Having been involved in state water policy and interstate water basin negotiations and litigation for roughly 8 years, I believe we are at the dawn of a new era with greater promise and a clearer path forward to secure Georgia's water supply.
My optimism is rooted in the fact that I see the fruits of our state water planning efforts and the promise of those efforts now that the courts have resolved the threshold question of Lake Lanier's availability for water supply. Additionally, Governor Deal's Water Supply Program is being implemented in concert with a sound state water supply strategy. This program has great potential to secure the state's water supply by effectively improving how we plan, construct and operate new water supply facilities.
Our traditional system of municipal and industrial water supply evolved as a locally planned, locally financed and locally operated system. The state participated in two very distinct ways. The Georgia Environmental Finance Authority (GEFA) loaned money to finance many of these local projects and the Georgia Environmental Protection Division (EPD) issued the relevant water quality certifications and state permits needed for the project, chief among them, the associated water withdrawal permits.
The Governor's Water Supply Program is a real game changer in the area of water supply development in Georgia. Through this program, the state has provided low-interest loans to support traditional local water supply projects. In addition, through direct investment, the state will participate in projects that address a more broadly defined set of state and regional needs. Last month GEFA issued revised selection criteria for the Governor's Water Supply Program, which provide needed clarification regarding the State Direct Investment portion of the program.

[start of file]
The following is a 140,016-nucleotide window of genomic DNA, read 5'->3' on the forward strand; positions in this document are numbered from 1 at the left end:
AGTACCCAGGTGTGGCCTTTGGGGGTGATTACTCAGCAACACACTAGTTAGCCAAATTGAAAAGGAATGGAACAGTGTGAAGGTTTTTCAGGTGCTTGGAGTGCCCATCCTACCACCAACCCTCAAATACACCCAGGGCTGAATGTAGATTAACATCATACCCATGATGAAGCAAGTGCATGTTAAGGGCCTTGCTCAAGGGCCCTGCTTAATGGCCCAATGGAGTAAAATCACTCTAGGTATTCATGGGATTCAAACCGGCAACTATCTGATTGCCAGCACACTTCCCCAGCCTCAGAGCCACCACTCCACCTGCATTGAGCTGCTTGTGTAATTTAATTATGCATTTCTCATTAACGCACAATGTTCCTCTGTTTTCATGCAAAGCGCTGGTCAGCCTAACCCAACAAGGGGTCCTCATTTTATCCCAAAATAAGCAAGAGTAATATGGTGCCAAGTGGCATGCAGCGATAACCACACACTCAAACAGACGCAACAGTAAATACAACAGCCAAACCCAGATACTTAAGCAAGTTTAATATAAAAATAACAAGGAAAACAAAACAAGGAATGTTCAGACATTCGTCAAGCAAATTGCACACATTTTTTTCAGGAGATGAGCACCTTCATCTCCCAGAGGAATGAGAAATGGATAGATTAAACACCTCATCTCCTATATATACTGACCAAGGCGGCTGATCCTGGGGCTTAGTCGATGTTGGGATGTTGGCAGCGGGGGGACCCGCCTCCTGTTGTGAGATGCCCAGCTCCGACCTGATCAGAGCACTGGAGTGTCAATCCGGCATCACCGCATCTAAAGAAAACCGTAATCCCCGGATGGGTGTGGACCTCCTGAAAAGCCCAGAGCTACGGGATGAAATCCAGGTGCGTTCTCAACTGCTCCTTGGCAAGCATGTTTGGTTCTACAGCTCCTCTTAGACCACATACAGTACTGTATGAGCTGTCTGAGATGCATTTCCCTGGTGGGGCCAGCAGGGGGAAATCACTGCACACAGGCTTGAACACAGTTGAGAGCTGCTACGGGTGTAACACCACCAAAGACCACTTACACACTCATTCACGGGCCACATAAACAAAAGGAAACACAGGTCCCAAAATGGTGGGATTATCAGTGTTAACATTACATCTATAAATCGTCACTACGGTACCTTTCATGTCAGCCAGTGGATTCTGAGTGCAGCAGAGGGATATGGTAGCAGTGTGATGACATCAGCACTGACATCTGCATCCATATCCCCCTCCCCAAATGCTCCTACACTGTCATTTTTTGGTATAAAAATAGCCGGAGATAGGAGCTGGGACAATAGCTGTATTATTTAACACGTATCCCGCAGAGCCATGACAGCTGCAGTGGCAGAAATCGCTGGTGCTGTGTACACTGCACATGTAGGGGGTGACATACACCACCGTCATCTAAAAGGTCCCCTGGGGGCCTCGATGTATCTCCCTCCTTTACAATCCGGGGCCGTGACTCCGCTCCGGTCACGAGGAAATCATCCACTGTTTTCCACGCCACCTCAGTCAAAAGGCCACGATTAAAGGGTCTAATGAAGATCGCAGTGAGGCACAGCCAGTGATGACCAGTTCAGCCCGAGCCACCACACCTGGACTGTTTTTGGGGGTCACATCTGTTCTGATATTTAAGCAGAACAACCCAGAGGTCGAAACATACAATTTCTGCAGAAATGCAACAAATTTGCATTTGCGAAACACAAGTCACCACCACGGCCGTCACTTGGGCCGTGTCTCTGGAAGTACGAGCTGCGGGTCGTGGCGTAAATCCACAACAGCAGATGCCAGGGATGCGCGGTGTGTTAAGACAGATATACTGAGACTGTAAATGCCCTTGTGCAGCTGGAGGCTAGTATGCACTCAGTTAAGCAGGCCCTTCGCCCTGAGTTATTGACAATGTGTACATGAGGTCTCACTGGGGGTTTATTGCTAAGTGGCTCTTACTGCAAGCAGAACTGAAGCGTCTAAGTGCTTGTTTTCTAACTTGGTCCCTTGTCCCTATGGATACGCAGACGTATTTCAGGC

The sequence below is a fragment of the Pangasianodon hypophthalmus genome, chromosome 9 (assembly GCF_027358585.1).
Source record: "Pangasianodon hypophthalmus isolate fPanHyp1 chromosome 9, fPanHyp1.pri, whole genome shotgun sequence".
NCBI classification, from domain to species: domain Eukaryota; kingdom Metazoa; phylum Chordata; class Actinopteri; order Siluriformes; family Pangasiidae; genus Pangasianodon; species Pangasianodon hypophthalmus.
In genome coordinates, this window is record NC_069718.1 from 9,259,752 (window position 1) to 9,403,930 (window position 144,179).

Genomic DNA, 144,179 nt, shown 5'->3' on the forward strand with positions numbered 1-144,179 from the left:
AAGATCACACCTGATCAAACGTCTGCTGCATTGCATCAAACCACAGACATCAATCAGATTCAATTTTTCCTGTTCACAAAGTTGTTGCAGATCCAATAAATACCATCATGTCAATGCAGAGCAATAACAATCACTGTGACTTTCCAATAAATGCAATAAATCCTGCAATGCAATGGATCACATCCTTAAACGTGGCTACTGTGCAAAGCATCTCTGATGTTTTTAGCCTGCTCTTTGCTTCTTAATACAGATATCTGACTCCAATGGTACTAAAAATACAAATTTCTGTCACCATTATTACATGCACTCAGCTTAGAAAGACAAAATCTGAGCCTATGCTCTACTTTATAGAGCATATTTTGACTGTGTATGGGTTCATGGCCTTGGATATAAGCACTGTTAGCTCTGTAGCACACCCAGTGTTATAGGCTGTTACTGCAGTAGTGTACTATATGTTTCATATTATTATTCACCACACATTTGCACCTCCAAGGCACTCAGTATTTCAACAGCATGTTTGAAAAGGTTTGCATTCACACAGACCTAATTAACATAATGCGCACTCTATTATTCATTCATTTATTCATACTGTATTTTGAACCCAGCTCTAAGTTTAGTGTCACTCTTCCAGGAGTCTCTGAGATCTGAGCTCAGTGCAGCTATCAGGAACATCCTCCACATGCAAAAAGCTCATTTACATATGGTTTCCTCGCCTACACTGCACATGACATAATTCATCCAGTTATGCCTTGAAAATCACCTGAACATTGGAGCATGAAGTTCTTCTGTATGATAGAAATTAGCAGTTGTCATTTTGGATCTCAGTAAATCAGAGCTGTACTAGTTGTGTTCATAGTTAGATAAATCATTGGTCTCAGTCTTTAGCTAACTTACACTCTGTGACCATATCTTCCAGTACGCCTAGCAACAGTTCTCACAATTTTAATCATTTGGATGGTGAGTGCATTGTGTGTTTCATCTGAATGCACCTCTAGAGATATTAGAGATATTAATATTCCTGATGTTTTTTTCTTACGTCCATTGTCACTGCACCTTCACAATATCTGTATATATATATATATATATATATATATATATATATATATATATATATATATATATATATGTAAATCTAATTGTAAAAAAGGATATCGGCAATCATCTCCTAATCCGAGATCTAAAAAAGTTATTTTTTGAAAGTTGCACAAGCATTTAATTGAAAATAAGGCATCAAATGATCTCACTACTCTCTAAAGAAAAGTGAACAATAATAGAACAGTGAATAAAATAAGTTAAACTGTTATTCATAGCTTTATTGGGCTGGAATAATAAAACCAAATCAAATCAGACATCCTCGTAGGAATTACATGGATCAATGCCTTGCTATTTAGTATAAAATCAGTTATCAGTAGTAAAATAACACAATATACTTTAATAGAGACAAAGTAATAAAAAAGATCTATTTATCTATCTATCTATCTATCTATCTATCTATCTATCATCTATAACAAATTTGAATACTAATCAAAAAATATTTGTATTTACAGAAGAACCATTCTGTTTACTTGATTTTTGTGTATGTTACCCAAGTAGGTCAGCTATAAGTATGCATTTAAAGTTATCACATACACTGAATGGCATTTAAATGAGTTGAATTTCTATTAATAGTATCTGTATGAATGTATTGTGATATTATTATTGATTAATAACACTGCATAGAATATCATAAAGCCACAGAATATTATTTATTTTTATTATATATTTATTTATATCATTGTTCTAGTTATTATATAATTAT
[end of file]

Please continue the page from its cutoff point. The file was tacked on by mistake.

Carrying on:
As envisioned by the governor, the state can no longer remain a passive investor in local water supply projects. Water supply projects are costly. Where there are legitimate concerns over the potential impacts of multiple projects in a particular watershed, only a limited number of the projects should be constructed. Thus, this clarification does not mean that the state envisions any significant departure from Georgia's historic model for providing municipal and industrial water -- in most cases management by local authorities and governments. Rather, the most promising results should come in terms of the design and development of the water supply projects themselves, as opposed to who operates them.
Georgia leaders understand that stakeholders are inextricably connected via water basins. Therefore, if we are going to construct a water storage project, whether a surface water facility or an underground aquifer storage facility, we need to plan that facility with multiple purposes in mind. In addition to local municipal and industrial water supply, those purposes in some instances may include downstream flow support to address water quality concerns, threatened or endangered species needs, and other human and ecological needs. Projects might also be designed to operate augmentation flows in coordination with large existing federal multi-purpose facilities like lakes Lanier and Allatoona.
State investment in a limited number of critical, multipurpose facilities makes great sense from an overall water policy perspective and will produce better environmental and ecological results.
Judson H. Turner, director, Georgia Environmental Protection Division; www.gaepd.org.